1: I say 1.5 because there is only one false value, but it has 2 idiomatic meanings: nil (equivalent to python's None) and the empty list.
No, but then you run into Go's GC and green threads. File systems fit squarely in the realms of "systems programming" (old definition , not new). Languages like Ada, Pascal, C/C++, Rust and D (without GC).
 - https://en.wikipedia.org/wiki/System_programming_language
GIL is for safety and correctness, not speed.
Python's global interpreter lock was added for single threaded speed and c library integrations, which often can't be used multithreaded
There was some talk about removing it recentlish to improve pythons multithreaded performance and Guido said something along the lines of
> "I'll remove it as long as single threaded performance doesn't suffer"
Which nobody succeeded in
To be fair, the GC can be disabled. But it's only safe to do so when you know there are no cycles, and even when such guarantee can be had for your own code, I've never seen a library guarantee that to API clients.
Python is only slow if you use it wrong:
A good filesystem implementation requires tight memory management and good control of what happens at the OS level. I am not saying it can't be be done in python, but it clearly isn't the right tool for the job.
I meant that for a production implementation. Python is perfectly fine for a proof of concept, in fact, it may be better than jumping straight down to C. But keeping it for production is foolish IMHO.
It is a specification with multiple implementations, some of them are even bootstrapped in Java.
Curiously, IronPython did better than anything (but still slow). Haven't tried Jython.
Compiling the whole thing with Cython was less effective than PyPy.
This is not true. A FUSE implementation is wanted though: https://github.com/zfsonlinux/zfs/issues/8
Except, it seems this is BSD-licensed, so I'm not sure how that would work in the kernel (which is GPLv2).
But I'm surprised this is possible without a specification - how can you test a filesystem through hexdumps? The effects of some operations are going to pretty far-reaching, surely?
And thanks for the Borges callout.
Original comment: I could swear this was actually the standard practice for writing an implementation of an unknown file format or interface without infringing on copyright. But I don't remember the term for it.
EDIT: Ninjad because I left the reply in a tab without posting.
That PDF says ”Unless otherwise licensed, use of this software is authorized pursuant to the terms of the license found at: http://developers.sun.com/berkeley_license.html”*. That link is broken, but it seems that’s Berkeley license (whatever that means for a specification, and for which variant?)
According to http://open-zfs.org/wiki/Developer_resources, its outdated, but still useful.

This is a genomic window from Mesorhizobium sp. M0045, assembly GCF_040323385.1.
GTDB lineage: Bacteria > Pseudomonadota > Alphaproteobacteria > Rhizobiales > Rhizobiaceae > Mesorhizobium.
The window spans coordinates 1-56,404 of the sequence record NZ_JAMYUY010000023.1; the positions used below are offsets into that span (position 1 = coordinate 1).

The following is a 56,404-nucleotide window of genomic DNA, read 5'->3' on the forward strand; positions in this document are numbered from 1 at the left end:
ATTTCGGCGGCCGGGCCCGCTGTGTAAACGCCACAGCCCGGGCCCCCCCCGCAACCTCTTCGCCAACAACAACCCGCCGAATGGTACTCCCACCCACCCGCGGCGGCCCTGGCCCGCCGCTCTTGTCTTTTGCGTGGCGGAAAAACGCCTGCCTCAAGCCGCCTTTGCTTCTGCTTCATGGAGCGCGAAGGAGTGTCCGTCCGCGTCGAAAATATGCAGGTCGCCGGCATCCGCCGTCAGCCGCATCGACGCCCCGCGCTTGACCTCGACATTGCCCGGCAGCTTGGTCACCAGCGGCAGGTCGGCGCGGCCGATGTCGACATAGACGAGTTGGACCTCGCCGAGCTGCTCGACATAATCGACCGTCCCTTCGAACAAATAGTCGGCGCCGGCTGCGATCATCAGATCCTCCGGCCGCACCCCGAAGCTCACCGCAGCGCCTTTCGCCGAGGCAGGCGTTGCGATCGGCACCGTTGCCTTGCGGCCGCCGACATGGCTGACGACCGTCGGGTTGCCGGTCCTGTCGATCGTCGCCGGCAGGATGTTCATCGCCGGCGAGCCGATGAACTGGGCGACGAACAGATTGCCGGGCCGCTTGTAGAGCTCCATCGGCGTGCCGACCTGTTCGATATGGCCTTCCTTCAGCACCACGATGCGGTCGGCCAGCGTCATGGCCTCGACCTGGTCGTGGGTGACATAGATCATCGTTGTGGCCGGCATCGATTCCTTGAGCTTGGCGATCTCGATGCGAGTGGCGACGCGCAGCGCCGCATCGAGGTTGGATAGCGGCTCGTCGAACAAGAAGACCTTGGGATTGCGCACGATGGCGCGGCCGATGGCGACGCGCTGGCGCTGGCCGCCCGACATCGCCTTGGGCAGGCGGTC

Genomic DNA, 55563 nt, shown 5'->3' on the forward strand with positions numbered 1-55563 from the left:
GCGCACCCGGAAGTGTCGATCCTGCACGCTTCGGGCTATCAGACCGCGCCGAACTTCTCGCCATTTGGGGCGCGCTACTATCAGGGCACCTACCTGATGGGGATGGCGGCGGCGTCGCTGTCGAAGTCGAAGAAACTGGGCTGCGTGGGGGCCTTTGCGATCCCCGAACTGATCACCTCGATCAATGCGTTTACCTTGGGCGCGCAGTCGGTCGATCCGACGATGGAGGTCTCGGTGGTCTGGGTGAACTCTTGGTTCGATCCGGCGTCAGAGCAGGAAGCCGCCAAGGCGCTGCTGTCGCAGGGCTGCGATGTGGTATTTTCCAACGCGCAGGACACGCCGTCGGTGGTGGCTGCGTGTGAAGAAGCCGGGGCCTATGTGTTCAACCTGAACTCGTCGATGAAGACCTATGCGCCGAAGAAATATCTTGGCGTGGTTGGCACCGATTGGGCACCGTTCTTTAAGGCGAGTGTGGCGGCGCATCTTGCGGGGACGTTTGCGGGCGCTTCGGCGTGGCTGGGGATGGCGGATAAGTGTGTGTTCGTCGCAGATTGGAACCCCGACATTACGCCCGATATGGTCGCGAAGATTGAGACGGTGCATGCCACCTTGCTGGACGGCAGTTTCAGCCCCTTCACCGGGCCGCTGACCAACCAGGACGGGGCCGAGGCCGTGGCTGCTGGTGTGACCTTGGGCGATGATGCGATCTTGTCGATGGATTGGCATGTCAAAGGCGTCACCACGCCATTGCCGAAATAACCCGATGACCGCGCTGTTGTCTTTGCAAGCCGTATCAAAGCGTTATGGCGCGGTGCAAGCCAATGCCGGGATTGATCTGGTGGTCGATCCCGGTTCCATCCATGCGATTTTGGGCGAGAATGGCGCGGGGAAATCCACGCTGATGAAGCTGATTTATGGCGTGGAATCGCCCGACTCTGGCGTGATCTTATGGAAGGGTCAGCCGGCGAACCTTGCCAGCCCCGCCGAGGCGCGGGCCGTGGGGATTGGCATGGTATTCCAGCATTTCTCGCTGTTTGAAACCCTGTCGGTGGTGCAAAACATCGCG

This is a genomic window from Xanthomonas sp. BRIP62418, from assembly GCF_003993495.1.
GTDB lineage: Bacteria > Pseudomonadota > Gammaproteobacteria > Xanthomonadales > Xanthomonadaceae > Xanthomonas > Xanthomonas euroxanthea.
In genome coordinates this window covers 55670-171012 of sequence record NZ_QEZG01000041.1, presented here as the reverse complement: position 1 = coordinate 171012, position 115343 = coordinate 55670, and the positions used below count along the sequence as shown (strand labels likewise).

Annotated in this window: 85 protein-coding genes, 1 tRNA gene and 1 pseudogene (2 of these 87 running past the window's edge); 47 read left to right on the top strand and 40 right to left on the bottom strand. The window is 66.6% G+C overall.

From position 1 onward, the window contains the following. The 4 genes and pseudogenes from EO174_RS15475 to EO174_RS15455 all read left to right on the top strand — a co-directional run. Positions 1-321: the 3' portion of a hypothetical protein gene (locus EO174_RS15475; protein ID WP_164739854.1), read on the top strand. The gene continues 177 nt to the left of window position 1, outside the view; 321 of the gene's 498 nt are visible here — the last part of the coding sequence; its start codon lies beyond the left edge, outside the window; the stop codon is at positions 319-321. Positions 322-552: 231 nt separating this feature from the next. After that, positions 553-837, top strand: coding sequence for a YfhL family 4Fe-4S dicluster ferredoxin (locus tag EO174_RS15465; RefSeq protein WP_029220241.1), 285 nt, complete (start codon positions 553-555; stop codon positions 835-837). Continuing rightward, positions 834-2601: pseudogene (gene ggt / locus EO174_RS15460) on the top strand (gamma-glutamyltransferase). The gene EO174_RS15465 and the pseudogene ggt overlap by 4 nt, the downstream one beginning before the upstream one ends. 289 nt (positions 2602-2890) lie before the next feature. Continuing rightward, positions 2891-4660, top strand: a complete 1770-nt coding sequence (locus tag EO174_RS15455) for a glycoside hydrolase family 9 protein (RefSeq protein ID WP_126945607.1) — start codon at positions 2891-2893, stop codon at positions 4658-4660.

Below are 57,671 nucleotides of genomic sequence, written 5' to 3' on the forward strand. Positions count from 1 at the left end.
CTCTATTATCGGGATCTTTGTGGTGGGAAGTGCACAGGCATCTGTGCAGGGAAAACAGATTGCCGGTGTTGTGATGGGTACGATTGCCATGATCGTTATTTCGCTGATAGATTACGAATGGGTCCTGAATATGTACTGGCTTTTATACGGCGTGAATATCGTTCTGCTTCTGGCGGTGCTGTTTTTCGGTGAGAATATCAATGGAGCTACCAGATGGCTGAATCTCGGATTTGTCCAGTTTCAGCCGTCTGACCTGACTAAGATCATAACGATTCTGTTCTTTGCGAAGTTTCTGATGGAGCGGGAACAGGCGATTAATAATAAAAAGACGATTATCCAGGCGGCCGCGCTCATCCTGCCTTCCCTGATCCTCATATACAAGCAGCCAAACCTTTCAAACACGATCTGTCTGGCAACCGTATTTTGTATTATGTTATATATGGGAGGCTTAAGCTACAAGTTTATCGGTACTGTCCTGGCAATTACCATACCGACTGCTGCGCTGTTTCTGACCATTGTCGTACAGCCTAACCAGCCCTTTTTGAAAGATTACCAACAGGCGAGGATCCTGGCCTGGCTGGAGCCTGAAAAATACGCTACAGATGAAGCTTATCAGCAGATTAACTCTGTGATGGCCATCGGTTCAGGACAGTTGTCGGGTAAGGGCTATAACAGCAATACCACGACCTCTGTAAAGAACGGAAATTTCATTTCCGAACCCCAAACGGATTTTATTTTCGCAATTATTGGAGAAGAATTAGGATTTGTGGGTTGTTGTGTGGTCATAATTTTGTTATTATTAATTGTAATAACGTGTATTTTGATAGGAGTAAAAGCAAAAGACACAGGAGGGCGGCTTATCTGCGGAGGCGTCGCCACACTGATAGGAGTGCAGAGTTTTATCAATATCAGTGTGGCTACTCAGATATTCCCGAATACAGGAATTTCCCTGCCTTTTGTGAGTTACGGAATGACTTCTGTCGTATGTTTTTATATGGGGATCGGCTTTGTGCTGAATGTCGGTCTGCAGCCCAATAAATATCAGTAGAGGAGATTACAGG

I think I would use that, rather than spend months diffing disk images.
This is the greatest thing ever.
I wish I could just write code for the fun of it. Every time I wonder whether people will use it and give up before I even get started.
This was a really simple project but tickled all my fancies: Python, low-level, networking, reverse engineering, system administration.
Just do it! Who cares if people use it?
Alternatively, contribute something to some open source project you use. I’ve done that too. Just small stuff here and there but that’ll guarantee someone uses your code if that’s what’s important to you. It only takes 39 commits to get on this page:
The readme literally answers this..
Edit: of course not. This is actually just it’s just a ZFS user-facing ”front-end”, not a ZFS implementation.
This project is cool not because you're going to run the Python in your kernel today, but because someone can use it as a documented reference implementation of all of the data structures and transactions that is not covered by the CDDL, so another implementation based on this can live in the Linux kernel without problem.
Not taking anything away from the work that the author has done though. It's a nice project. I just think a little pragmatism is needed before we get carried away with the ZFS GPL comments.
note that the issues are entirely different from those with a kernel implementation since you aren't having to think about page cache et all.
I know you from ICV - we used to hang out online on the forums and IRC.
Nice work on this project, I'm looking forward to diving into the codebase!
ICV was the name of the forum for the book, now defunct (icodeviruses.com)
Thanks for sharing though. Maybe could be useful in making a suite of zfs inspection tools?
Is the OP here? How difficult would it be creat a zfs reshaping tool, allowing for the offline expansion of a vdev?